Tourist Matthew Burrett reeled in the 324-pound shark during a recent trip with Phatcat Charters off the coast of Wales.
(Thanks Craig Deans)
A fisherman who struggled with a 324-pound porbeagle shark off the coast of Milford Haven in Wales this week, giving the “beast” in the short to board a charter boat before he put them back in the water.
Matthew Burrett, who lives in Scotland, caught the creature during his fourth fishing trip with Phatcat Charters in the West of Wales on Tuesday. The 8-foot shark is believed to be the largest of its kind” ever spotted off the coast of Wales, according to ITV.
Charter boat captain Craig Deans made sure that he made a report on the rare find, taking multiple pictures of the shark for Burrett safely back into the sea.
“It gives a positive image about catch and release shark fishing in Britain,” Deans told Fox News on Thursday.
Captain Craig Deans snapped some pictures of the rare find for the crew threw it back in the water.
(Thanks Craig Deans)
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Porbeagle sharks can weigh up to 300 kg and grow to about 11.5 feet, according to the National Oceanic and Atmospheric Administration Fisheries (NOAA). They can live up to 65 years.
“Porbeagle sharks are moderately large, spindle-shaped sharks. They are characterized by a cylindrical body, conical head and crescent-shaped tail. A striking white patch on the lower trailing edge of the first dorsal fin is used to identify fins in trade,” the NOAA describes on her website.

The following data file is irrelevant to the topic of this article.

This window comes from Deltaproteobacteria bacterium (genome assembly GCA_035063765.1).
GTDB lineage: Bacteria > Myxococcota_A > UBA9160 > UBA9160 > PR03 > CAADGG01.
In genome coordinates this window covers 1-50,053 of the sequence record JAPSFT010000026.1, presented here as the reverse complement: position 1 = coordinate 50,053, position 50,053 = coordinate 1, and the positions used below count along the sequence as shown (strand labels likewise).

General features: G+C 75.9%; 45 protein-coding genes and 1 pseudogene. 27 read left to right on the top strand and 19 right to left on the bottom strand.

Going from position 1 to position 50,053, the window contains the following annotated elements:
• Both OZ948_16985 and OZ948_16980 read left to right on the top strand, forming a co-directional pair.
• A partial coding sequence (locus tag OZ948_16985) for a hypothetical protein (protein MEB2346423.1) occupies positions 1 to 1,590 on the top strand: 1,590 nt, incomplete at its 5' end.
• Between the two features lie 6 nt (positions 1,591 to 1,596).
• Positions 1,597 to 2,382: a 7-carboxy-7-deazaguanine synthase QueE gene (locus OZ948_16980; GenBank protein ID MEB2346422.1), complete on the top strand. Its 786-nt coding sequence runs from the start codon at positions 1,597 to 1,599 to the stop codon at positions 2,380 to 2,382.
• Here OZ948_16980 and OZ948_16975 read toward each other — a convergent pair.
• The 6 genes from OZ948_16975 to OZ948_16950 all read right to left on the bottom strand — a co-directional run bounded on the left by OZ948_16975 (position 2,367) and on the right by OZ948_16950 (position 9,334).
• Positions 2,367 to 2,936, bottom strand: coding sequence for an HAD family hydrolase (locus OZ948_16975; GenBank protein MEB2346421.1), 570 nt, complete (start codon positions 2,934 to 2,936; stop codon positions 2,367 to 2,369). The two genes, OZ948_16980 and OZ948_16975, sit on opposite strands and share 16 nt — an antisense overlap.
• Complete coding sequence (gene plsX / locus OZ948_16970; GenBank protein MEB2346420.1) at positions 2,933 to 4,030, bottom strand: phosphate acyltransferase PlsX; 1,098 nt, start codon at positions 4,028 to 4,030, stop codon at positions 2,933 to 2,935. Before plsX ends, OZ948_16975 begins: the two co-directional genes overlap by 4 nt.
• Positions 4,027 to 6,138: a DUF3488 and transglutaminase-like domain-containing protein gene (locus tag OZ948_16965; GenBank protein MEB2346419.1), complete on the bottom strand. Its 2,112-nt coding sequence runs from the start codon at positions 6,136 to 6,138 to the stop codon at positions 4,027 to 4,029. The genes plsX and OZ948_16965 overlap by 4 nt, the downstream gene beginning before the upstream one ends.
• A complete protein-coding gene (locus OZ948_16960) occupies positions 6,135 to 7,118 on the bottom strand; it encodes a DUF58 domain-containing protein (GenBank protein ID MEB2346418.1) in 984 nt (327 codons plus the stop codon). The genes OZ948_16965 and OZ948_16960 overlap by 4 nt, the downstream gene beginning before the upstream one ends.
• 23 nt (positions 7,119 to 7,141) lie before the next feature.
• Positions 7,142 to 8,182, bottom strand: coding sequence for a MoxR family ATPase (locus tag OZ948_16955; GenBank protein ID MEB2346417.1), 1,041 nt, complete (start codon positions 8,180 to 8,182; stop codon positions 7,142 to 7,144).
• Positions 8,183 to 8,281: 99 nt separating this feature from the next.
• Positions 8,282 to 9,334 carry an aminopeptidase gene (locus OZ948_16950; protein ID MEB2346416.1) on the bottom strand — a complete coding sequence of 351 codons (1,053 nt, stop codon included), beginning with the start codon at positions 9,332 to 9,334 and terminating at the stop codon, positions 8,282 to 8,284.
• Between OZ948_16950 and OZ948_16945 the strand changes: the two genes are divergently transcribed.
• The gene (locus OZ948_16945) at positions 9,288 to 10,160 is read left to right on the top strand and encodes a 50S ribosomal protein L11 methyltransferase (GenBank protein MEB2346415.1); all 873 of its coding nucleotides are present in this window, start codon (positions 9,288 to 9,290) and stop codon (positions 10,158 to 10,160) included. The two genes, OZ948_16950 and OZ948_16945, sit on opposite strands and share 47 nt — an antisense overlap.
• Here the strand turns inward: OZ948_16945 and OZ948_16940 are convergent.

“When I saw the size of it, I was pretty shocked. We did not really see how large it was, until it was brought alongside the boat.”
– Craig Deans
The deans, who has worked for the charter company for almost 15 years, said that it is the biggest porbeagle shark he has ever experienced.
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“I’ve never seen anything that big before, but I’m sure there are bigger fish out there. When I saw the size of it, I was pretty shocked. We did not really see how large it was, until it was brought alongside the boat,” Deans told ITV.
Burrett it difficult to lift the creature on the boat, his equipment repeatedly not of him. Fortunately, a big swell helped lift the heavy shark on the deck, Deans said.
And that was not the only creature Burrett caught that day.
“Together with the beast, we met 2 other porbegeals and 2 blues and not to forget a number that is not hook-up. What a fantastic start to our season!” Deans wrote in a Facebook post.
Deans stresses that the company has a strict catch and release policy, and no fish are harmed in the process.
“For everyone involved, these sharks are very well taken care of,” he added. “The boats that fish for them are specially built to make it easy to get them on board to measure then let go. It all happens very quickly and each shark is released alive.”